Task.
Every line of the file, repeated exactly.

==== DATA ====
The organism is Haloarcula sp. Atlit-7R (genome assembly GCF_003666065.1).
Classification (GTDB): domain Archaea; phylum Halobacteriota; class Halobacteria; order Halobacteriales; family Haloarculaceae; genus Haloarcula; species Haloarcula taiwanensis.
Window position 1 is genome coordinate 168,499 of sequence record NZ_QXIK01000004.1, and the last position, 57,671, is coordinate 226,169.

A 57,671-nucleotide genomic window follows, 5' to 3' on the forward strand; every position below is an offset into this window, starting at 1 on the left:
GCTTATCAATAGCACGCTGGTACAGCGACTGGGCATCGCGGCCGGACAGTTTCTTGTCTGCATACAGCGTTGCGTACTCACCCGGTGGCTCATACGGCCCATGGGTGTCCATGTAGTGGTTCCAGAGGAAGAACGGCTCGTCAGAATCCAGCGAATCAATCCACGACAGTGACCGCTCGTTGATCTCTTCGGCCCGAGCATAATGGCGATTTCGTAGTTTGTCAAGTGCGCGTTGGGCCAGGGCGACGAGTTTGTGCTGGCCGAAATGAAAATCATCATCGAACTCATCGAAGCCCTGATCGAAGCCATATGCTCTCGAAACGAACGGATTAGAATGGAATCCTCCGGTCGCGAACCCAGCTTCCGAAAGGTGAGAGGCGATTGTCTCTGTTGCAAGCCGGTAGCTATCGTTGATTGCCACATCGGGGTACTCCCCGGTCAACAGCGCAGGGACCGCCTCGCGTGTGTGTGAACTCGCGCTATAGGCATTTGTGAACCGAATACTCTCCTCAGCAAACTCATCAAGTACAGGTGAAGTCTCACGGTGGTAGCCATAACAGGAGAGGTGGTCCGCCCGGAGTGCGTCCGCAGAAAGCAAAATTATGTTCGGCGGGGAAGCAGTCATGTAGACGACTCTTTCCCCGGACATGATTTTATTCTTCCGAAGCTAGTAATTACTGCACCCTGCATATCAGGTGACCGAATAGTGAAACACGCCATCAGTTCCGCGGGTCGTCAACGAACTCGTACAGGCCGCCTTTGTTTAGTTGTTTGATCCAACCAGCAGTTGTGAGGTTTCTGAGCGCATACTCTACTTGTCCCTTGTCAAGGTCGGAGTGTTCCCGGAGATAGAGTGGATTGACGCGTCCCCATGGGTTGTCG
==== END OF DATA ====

The organism is Haloarcula sp. Atlit-7R (genome assembly GCF_003666065.1).
Classification (GTDB): domain Archaea; phylum Halobacteriota; class Halobacteria; order Halobacteriales; family Haloarculaceae; genus Haloarcula; species Haloarcula taiwanensis.
Window position 1 is genome coordinate 168,499 of sequence record NZ_QXIK01000004.1, and the last position, 57,671, is coordinate 226,169.

A 57,671-nucleotide genomic window follows, 5' to 3' on the forward strand; every position below is an offset into this window, starting at 1 on the left:
GCTTATCAATAGCACGCTGGTACAGCGACTGGGCATCGCGGCCGGACAGTTTCTTGTCTGCATACAGCGTTGCGTACTCACCCGGTGGCTCATACGGCCCATGGGTGTCCATGTAGTGGTTCCAGAGGAAGAACGGCTCGTCAGAATCCAGCGAATCAATCCACGACAGTGACCGCTCGTTGATCTCTTCGGCCCGAGCATAATGGCGATTTCGTAGTTTGTCAAGTGCGCGTTGGGCCAGGGCGACGAGTTTGTGCTGGCCGAAATGAAAATCATCATCGAACTCATCGAAGCCCTGATCGAAGCCATATGCTCTCGAAACGAACGGATTAGAATGGAATCCTCCGGTCGCGAACCCAGCTTCCGAAAGGTGAGAGGCGATTGTCTCTGTTGCAAGCCGGTAGCTATCGTTGATTGCCACATCGGGGTACTCCCCGGTCAACAGCGCAGGGACCGCCTCGCGTGTGTGTGAACTCGCGCTATAGGCATTTGTGAACCGAATACTCTCCTCAGCAAACTCATCAAGTACAGGTGAAGTCTCACGGTGGTAGCCATAACAGGAGAGGTGGTCCGCCCGGAGTGCGTCCGCAGAAAGCAAAATTATGTTCGGCGGGGAAGCAGTCATGTAGACGACTCTTTCCCCGGACATGATTTTATTCTTCCGAAGCTAGTAATTACTGCACCCTGCATATCAGGTGACCGAATAGTGAAACACGCCATCAGTTCCGCGGGTCGTCAACGAACTCGTACAGGCCGCCTTTGTTTAGTTGTTTGATCCAACCAGCAGTTGTGAGGTTTCTGAGCGCATACTCTACTTGTCCCTTGTCAAGGTCGGAGTGTTCCCGGAGATAGAGTGGATTGACGCGTCCCCATGGGTTGTCG